How to host a Hugo site within a Jekyll site


I would like to give Hugo a trial in a subdomain of my GitHub pages website (, specifically,, but how do I do this without it having adverse consequences on the remainder of my website which is Jekyll-powered? I have tried setting my baseurl to this subdomain in my config.toml but this failed miserably, and the Jekyll contents of my site were no longer visible and instead the top-level domain ( was where my Hugo site was. Any ideas?

Thanks for your time,

  1. On GitHub go to preferences/settings of the repository and delete it. You will create it again a few steps below.
  2. If you are on a mac or Windows machine, download the GitHub desktop application. This will make it much easier.
  3. Create a Hugo site on your machine, completely independent of your jekyll folder structure. You know the one you use for (that means: not as a folder called hugo within it).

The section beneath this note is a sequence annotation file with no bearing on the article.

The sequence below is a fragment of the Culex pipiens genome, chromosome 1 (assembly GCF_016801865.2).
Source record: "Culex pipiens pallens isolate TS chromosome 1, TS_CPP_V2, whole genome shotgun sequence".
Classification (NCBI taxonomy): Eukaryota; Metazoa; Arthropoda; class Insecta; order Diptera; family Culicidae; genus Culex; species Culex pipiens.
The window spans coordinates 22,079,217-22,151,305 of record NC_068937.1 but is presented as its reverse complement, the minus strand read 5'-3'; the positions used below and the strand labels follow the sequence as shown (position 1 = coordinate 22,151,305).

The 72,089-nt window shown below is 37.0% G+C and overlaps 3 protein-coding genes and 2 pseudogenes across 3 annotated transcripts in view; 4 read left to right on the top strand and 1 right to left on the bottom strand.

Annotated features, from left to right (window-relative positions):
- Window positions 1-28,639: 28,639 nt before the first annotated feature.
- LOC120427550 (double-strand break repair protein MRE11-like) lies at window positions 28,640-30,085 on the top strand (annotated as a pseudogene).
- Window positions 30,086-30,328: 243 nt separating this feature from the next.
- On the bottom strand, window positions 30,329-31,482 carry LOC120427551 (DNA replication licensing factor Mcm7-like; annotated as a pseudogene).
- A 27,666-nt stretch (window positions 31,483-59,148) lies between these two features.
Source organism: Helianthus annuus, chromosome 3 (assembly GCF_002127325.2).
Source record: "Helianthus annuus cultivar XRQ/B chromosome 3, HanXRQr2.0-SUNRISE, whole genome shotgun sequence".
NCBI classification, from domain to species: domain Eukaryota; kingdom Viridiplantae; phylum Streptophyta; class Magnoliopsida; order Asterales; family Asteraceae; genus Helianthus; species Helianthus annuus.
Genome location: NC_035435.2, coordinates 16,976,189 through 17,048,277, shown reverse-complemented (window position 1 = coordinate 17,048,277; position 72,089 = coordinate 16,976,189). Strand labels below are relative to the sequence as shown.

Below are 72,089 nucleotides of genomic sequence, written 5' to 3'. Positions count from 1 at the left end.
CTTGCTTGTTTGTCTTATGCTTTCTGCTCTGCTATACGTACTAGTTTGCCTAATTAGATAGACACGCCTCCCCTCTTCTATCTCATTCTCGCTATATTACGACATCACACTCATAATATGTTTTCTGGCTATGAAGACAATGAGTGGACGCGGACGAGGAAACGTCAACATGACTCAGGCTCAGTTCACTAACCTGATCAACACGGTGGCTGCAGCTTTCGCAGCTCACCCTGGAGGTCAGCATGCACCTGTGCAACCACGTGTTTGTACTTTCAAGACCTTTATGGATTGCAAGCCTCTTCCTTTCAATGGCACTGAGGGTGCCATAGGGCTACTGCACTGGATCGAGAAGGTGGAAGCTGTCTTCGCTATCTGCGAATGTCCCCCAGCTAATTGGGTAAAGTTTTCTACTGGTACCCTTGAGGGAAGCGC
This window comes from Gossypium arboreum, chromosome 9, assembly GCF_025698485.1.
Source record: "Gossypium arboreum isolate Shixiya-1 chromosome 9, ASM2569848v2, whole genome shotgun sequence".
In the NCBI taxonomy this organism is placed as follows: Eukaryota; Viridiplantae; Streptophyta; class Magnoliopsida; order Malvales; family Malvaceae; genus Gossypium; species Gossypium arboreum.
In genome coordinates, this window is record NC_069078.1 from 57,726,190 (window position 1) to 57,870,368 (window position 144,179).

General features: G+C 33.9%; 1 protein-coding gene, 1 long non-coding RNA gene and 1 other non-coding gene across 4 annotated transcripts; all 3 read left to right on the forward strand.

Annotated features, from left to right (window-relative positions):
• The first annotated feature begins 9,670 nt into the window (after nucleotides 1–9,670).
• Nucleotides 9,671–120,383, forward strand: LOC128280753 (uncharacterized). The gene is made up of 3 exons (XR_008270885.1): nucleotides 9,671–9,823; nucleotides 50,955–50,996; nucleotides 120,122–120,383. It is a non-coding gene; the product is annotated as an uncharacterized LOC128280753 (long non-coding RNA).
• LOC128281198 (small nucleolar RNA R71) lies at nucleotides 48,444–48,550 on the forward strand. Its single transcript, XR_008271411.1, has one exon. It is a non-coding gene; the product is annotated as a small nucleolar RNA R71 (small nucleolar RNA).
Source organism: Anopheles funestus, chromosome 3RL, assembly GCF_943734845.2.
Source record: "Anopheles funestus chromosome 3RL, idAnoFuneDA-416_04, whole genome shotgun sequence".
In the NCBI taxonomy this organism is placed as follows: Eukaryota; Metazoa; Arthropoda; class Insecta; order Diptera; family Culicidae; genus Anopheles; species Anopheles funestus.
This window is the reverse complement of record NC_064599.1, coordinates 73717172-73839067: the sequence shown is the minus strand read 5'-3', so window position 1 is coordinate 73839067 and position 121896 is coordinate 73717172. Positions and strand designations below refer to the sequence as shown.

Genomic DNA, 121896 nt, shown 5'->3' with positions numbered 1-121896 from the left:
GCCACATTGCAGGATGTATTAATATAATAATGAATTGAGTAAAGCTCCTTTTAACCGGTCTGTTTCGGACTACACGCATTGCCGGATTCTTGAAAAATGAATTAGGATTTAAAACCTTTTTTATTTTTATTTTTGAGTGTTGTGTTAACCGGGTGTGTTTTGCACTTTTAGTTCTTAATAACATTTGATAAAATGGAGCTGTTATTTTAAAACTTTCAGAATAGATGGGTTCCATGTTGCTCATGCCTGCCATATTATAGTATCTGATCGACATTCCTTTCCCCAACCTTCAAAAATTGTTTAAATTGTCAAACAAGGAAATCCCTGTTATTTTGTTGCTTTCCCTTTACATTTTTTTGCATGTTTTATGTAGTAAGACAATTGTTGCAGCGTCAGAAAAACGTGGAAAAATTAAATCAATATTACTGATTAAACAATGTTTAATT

4. Create your awesome hugo site with the baseurl set to in your config.toml. Get it working, check it out locally with hugo server --verbose at localhost:1313, make sure you’re happy with what you have.
  5. Go to the GitHub application upper left corner and click on the plus sign. There are three choices (add, create, clone). You want to click on “add”, then where it asks for a Local Path, click on choose, and navigate inside your hugo site directory (NOT at the top of your hugo structure) and CHOOSE the “public” folder. This is the same as going into the “public” folder with your terminal and typing “git init”. Once again, the “public” folder, not everything.
  6. Now that “public” is on git control locally you want to push it to GitHub. At the moment, on the GitHub application you can see it under “other”. Click on it to focus on it and hit “Publish” on the upper right corner.